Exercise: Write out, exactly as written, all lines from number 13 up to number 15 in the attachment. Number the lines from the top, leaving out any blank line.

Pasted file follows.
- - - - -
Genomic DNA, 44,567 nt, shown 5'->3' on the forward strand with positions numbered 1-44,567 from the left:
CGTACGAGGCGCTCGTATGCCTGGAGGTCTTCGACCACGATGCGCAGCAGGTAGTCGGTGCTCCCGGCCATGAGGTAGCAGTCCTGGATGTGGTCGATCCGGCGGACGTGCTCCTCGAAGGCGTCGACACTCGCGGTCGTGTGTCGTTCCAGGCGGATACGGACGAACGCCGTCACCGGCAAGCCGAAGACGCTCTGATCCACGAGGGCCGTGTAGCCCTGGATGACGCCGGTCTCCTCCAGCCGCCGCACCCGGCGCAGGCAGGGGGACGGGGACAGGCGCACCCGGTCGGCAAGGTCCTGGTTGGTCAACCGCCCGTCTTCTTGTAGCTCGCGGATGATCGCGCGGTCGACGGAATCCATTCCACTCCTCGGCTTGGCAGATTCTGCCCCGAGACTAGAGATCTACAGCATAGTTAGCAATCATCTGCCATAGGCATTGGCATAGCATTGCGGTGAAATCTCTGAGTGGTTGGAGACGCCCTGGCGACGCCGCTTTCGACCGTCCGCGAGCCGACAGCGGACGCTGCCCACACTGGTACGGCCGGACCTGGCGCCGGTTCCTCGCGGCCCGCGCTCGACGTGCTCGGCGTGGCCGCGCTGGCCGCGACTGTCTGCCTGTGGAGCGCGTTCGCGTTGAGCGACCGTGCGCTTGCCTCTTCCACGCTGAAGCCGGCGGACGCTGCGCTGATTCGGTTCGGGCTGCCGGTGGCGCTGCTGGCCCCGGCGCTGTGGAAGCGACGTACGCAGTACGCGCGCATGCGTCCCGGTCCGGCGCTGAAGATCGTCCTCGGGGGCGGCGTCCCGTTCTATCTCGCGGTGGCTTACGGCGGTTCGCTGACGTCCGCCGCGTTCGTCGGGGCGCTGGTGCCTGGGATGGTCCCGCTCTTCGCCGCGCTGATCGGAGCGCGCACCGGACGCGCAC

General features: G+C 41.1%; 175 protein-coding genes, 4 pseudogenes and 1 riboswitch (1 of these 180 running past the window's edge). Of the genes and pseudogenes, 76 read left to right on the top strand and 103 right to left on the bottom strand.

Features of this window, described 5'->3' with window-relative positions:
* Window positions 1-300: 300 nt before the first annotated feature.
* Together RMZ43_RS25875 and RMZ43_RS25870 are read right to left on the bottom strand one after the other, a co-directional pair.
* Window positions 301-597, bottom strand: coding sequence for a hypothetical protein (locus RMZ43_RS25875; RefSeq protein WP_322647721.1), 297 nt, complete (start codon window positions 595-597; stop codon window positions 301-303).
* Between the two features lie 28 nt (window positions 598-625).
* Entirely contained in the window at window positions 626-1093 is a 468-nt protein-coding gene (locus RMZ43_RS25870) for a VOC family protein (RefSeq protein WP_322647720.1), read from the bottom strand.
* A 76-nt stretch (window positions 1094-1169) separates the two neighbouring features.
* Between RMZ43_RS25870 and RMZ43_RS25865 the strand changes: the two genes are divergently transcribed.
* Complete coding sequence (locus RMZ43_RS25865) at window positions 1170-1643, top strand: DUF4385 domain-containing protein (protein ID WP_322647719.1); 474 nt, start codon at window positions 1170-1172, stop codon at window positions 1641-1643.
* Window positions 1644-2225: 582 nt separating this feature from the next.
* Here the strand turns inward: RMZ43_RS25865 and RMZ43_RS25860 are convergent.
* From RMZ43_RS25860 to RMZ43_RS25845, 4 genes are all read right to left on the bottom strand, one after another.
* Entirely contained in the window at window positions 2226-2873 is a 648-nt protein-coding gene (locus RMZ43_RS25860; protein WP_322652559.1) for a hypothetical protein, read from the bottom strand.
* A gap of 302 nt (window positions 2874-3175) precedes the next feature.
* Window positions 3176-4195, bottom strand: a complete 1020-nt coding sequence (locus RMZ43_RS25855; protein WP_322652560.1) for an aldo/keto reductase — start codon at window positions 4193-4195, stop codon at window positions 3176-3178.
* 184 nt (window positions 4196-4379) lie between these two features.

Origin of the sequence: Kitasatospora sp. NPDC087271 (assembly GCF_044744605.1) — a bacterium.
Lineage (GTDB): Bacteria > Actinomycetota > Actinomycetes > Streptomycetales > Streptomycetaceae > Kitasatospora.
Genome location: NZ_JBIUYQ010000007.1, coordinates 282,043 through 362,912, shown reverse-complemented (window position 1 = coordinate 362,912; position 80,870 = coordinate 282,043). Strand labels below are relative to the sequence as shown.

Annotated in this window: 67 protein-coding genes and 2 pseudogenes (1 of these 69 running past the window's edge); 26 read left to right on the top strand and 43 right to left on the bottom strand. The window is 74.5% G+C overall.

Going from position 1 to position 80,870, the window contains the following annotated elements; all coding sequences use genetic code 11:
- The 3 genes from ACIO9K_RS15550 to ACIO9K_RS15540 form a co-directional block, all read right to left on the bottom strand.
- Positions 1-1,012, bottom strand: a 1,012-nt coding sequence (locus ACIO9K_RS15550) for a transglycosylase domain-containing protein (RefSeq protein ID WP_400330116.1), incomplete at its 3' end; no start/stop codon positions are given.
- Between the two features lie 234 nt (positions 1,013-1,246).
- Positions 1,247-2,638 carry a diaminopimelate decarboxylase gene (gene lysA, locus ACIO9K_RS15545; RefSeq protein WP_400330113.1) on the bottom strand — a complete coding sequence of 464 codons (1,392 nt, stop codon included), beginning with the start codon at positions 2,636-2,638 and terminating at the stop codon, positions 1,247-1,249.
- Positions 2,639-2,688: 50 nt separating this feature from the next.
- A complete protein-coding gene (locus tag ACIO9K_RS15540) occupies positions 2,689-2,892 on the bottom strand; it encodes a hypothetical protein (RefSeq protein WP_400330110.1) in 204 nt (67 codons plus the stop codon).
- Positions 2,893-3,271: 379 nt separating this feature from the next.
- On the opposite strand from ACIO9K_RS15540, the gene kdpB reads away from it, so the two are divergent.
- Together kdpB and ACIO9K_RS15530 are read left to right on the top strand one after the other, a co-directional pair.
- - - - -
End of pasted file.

* Window positions 1644-2225: 582 nt separating this feature from the next.
* Here the strand turns inward: RMZ43_RS25865 and RMZ43_RS25860 are convergent.
* From RMZ43_RS25860 to RMZ43_RS25845, 4 genes are all read right to left on the bottom strand, one after another.